Climate Impacts the 'Dance of the Plankton'
NASA and its satellites have been spying on the Earth's plankton for some time now, and experts can now say with some certainty that climate change its truly impacting the predator-prey "dance" of these all-important organisms.
Phytoplankton are arguably some of the most important plant-like organisms in the world, filling the Earth's oceans, producing half the planet's oxygen, and serving as a significant carbon dioxide sink to combat climate change.
However, new data from NASA satellites has led researchers to conclude that climate change impacts how these organisms interact with thier ecosystems as well.
Unlike the plant ecosystems on land, the amount of phytoplankton in the ocean is always reflected in the abundance of organisms that eat phytoplankton, creating a perpetual shift in populations between predators and prey - that's what researcher Mike Behrenfeld, a phytoplankton ecologist at Oregon State University, calls the "Dance of the Plankton."
According to a study recently published in the journal Nature Climate Change, that dance is becoming very visible thanks to the effects climate change is having on the various ecosystems phytoplankton are involved in.
"The continuous year-in and year-out measurements provided by NASA's ocean color satellites have dramatically changed our understanding of phytoplankton dynamics on the Earth," Behrenfeld explained in a statement. "What we now see is a closely linked system of phytoplankton cell division and consumption lying at the heart of the plant's annual cycle."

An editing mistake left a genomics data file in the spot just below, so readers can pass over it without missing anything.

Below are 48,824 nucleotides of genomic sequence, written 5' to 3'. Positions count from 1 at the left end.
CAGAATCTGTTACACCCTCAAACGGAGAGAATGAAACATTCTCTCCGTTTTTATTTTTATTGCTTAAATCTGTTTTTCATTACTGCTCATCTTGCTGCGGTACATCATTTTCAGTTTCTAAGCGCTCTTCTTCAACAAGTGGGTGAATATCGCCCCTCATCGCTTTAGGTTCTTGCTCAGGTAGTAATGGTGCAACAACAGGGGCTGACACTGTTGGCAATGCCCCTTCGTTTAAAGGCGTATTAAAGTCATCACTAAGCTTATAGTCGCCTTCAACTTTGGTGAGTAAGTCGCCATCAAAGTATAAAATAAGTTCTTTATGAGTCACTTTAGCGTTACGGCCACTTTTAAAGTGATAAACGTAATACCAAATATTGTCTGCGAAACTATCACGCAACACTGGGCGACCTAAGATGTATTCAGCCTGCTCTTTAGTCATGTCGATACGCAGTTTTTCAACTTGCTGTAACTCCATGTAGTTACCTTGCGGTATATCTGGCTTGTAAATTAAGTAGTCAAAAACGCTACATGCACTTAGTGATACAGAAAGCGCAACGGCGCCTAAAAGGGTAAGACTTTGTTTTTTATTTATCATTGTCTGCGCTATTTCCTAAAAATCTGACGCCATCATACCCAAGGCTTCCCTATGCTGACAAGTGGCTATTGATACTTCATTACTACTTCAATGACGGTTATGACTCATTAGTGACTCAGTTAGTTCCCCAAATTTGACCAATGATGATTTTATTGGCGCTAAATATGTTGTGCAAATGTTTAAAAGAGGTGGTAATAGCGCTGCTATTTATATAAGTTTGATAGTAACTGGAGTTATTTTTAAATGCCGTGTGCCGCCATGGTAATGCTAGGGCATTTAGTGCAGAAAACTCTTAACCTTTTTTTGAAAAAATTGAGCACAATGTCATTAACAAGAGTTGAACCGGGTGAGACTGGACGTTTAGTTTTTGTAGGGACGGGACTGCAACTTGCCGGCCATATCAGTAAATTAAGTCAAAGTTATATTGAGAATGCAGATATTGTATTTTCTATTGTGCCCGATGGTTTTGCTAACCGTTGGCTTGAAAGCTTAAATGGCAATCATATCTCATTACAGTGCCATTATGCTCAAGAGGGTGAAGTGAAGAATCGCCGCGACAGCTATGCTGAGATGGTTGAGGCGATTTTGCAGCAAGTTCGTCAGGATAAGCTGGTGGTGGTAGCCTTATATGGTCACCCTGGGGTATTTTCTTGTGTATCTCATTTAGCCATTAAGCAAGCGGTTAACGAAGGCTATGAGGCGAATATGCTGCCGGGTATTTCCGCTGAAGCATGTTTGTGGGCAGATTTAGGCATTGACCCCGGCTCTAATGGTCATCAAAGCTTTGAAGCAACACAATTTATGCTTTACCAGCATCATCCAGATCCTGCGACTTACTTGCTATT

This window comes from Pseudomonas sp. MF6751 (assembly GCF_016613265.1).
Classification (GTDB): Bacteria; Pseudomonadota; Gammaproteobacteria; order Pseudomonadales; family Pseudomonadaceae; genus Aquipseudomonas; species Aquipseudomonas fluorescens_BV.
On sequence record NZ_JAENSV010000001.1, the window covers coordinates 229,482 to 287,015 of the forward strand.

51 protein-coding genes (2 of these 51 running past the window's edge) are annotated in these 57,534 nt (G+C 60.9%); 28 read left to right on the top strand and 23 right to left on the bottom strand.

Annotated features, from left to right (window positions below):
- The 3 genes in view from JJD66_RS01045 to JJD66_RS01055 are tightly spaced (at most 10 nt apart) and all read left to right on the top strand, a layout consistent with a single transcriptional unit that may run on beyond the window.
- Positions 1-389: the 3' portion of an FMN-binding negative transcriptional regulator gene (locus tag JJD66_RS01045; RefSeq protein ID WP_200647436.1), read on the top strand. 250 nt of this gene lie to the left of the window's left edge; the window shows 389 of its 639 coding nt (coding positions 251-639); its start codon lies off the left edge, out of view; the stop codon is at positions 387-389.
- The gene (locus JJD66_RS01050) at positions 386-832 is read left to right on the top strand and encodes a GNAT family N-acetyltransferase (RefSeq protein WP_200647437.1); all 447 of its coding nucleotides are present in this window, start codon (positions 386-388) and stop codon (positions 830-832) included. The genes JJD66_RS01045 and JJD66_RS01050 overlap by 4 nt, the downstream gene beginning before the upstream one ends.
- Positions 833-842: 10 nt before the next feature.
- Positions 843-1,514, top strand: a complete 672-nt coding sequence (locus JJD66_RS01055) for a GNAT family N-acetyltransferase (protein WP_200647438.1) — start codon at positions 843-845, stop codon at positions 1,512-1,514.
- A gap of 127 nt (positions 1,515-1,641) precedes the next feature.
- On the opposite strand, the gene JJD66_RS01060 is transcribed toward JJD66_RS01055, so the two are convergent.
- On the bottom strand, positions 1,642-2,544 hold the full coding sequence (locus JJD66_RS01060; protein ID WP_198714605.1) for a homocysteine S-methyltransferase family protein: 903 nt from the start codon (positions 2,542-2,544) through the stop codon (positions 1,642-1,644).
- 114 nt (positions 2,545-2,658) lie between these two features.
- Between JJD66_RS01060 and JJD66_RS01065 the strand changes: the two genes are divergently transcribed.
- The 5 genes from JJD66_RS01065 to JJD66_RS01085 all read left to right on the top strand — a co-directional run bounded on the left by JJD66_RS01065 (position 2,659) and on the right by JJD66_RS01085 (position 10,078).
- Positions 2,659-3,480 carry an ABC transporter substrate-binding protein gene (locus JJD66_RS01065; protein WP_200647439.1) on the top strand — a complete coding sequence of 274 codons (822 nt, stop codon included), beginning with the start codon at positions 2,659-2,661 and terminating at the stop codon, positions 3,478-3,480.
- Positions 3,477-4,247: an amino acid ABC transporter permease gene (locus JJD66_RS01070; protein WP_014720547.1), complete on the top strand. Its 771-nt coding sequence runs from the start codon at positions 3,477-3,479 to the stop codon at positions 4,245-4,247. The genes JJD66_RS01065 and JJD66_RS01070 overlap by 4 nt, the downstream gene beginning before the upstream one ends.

According to the study, the changes are not necessarily bad. They are more just a changing of pace, meaning predator decline may result in a massive bloom in phytoplankton population in some parts of the ocean, or increased carbon levels may help plankton reproduce and divide at a higher rate.
However, "phytoplankton are rubber-banded to their predators," Behrenfeld said. "As long as the phytoplankton are accelerating in their division rate, they'll stay ahead. As soon as they slow down, the predators [of] phytoplankton will quickly catch up, stop the bloom by consuming the phytoplankton, and then begin decreasing the numbers of phytoplankton."
"The environmental conditions that start and then sustain phytoplankton blooms are, in many cases, the same environmental factors that are impacted by climate change," he added. "Understanding the plankton ecosystem and how it responds to variability is very important for preparing and looking forward to how Earth's system changes."